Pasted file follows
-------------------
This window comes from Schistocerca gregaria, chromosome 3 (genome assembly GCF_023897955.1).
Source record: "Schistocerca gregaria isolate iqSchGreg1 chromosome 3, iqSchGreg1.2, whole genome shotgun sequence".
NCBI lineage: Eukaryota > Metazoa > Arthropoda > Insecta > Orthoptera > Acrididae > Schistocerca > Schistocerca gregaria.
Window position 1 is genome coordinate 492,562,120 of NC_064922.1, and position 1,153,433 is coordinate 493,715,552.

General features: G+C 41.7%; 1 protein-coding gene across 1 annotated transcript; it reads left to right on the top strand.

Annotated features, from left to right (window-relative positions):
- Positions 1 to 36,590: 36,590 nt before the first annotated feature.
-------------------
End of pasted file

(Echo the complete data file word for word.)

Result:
This window comes from Schistocerca gregaria, chromosome 3 (genome assembly GCF_023897955.1).
Source record: "Schistocerca gregaria isolate iqSchGreg1 chromosome 3, iqSchGreg1.2, whole genome shotgun sequence".
NCBI lineage: Eukaryota > Metazoa > Arthropoda > Insecta > Orthoptera > Acrididae > Schistocerca > Schistocerca gregaria.
Window position 1 is genome coordinate 492,562,120 of NC_064922.1, and position 1,153,433 is coordinate 493,715,552.

General features: G+C 41.7%; 1 protein-coding gene across 1 annotated transcript; it reads left to right on the top strand.

Annotated features, from left to right (window-relative positions):
- Positions 1 to 36,590: 36,590 nt before the first annotated feature.